In the world of creators, there’s always something more to learn. The creator economy is changing constantly. From figuring out what products are coming out in the space to how creators are thinking about their own businesses, there’s so much to understand. It’s constantly informing our strategy and approach.
What’s been surprising you lately?
The pace of change in this space has been really surprising to me. I knew it was moving fast, but I didn’t know it was moving this fast, or that the creator economy had already gotten as big as it had. Beyond the scale of the market at large, the scale of some of our creators’ worlds on Patreon is exhilarating.
Creators are growing their communities and transforming their art constantly, and it’s so exciting to have a front row seat to all of it.
A big part of this is because creators are that much closer to their fans now. Before, the gatekeepers and platforms stood in the way of that immediate fan feedback and energy. But now, creators create, react, and evolve at a pace that’s much faster because they’re plugged directly into what their fans think.
What’s different about building for creators?
Creators are experts in building an audience and developing their own voice. When they care about something, they know how to express themselves. This is obviously why creators are special, because they’re able to define and build an audience around expression. That means building for creators is about figuring out how to sift through all of these opinions and find the right solution for their needs.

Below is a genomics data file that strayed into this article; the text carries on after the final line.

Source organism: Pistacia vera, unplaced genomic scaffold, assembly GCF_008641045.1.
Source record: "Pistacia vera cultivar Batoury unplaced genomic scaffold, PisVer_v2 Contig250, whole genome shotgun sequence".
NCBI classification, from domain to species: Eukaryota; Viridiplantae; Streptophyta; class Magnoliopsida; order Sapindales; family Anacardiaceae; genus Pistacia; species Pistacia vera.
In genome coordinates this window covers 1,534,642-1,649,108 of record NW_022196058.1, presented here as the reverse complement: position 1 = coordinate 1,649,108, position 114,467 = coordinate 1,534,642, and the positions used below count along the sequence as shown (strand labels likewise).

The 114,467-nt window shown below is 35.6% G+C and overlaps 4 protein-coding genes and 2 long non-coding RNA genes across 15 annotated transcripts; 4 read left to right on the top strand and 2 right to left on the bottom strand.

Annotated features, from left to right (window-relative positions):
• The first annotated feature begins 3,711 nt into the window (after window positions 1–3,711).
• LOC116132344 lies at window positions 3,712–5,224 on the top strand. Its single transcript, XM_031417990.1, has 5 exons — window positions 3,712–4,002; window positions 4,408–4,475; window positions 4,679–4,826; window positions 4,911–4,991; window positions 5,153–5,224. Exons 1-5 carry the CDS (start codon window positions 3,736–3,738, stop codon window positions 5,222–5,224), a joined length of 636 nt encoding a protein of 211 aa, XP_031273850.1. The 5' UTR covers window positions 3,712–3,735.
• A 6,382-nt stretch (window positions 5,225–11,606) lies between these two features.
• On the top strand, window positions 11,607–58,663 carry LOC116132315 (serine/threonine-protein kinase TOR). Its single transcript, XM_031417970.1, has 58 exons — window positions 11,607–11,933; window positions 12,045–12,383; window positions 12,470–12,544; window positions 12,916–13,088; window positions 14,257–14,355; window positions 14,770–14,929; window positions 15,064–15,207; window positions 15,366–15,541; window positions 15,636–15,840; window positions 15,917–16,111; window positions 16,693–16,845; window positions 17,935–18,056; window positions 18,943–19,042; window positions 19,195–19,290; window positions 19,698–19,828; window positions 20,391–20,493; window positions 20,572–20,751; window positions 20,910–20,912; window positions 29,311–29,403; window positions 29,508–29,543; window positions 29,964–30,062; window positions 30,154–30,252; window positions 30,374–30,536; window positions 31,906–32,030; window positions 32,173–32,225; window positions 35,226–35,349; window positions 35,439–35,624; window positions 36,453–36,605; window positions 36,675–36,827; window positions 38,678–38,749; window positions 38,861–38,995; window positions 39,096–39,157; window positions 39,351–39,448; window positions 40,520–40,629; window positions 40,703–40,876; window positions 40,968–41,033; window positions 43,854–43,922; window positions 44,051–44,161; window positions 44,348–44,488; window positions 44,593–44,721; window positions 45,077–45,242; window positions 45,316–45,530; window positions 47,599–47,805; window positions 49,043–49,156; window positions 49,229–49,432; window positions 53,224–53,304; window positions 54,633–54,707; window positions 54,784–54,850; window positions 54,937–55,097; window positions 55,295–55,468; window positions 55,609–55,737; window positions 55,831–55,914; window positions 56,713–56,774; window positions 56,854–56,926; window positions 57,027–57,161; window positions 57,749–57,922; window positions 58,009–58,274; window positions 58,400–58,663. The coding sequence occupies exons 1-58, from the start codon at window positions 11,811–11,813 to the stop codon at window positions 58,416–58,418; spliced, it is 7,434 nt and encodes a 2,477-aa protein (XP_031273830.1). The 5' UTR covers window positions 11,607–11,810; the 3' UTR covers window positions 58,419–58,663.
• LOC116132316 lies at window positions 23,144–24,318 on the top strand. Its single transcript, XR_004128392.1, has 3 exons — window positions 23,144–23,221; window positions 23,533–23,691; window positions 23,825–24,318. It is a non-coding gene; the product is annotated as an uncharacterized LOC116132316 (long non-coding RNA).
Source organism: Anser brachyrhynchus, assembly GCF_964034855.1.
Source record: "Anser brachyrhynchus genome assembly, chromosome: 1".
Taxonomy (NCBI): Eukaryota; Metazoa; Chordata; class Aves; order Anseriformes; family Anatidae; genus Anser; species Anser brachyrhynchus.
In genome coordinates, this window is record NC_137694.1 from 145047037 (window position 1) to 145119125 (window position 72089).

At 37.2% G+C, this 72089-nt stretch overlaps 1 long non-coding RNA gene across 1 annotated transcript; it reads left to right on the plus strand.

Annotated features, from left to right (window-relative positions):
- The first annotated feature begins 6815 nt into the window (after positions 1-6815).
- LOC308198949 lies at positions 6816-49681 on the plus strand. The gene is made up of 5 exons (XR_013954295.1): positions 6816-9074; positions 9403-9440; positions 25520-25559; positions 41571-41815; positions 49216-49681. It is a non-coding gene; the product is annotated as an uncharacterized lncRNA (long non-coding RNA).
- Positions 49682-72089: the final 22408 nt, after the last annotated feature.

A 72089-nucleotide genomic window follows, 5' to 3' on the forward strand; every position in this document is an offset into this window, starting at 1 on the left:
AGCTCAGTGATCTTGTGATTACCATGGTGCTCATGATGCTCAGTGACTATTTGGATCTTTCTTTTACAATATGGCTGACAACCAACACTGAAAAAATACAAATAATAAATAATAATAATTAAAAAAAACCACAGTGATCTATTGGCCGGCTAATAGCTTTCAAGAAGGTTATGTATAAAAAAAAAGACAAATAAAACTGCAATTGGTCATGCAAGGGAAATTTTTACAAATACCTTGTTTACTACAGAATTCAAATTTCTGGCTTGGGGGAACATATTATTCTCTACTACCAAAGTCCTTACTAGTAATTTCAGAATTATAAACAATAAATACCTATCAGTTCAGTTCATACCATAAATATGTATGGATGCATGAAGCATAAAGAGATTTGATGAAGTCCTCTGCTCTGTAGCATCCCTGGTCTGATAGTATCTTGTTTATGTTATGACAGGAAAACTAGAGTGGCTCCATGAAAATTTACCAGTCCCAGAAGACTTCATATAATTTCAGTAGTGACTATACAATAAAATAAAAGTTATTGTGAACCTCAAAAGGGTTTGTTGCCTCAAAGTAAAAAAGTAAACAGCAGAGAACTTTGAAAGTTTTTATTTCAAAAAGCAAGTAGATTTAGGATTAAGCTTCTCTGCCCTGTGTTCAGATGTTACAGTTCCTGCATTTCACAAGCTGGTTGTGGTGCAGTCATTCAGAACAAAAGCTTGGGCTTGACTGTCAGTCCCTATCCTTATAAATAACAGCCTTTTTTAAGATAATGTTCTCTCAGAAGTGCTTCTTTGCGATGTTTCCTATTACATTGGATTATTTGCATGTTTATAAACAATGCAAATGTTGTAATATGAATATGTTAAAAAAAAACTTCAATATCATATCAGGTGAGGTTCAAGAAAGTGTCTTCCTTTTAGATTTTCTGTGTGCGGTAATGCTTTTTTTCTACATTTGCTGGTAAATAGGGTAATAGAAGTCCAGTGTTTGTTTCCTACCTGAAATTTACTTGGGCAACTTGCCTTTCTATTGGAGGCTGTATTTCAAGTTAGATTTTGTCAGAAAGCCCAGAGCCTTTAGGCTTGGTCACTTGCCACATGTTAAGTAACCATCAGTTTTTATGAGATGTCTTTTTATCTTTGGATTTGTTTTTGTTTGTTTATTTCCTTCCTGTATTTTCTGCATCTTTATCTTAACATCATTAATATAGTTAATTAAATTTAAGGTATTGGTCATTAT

What would you say to a future teammate considering joining Patreon?
Patreon is in a special moment because there’s this rare combination of personal impact and scale. We’re a company that is somewhat established and known in the market, but we still have a relatively small team that’s only beginning to build the future of our product and the industry.
I’ve been at both ends of the spectrum. I’ve been on a tiny team where you have personal importance but a small impact on a market and users, and I’ve been a small part of a much larger team with a huge reach.
We’re at this amazing sweet spot right now. If you’re part of the team, you get to shape the way the product and organization work in a market that’s already here and ready for innovation.
Outside of work, how do you spend your time?
My wife and I had our first kid last summer. In those crazy first few months, I was focused on figuring out parenthood while staying awake and keeping everything together, but now she’s at the age where she has a whole world to explore. The bulk of my time outside of work is keeping up with her and all of the new things she’s learning and trying out. It’s been so lovely to hang out as a family in a way that feels fundamentally different, and I’m sure will continue to feel different every month as she grows.
Who’s your favorite creator on Patreon?
I was in Montana earlier this summer and we wandered over to the Montana Grizzly Encounter, which is a sanctuary for a handful of bears who were rescued. When we walked in, there was a sign on the counter that said, “become a member on Patreon.” They have a few folks giving them money every month that goes toward feeding Max, this giant grizzly bear, and then as a member you get livestreams of Max as a benefit. I loved that in this remote corner of Montana, the notion of membership as a way to participate in an amazing cause was powered by Patreon.
I believe great technology makes the world feel more human. It brings us closer to the people and causes that we care about. This brought Patreon’s role to life for me in a way that I didn’t really think about before. It demonstrated the potential of what we’re doing — to get beyond the existing notions of creators and creation in order to think much bigger about how we help people feel more human by connecting more deeply with what they care about.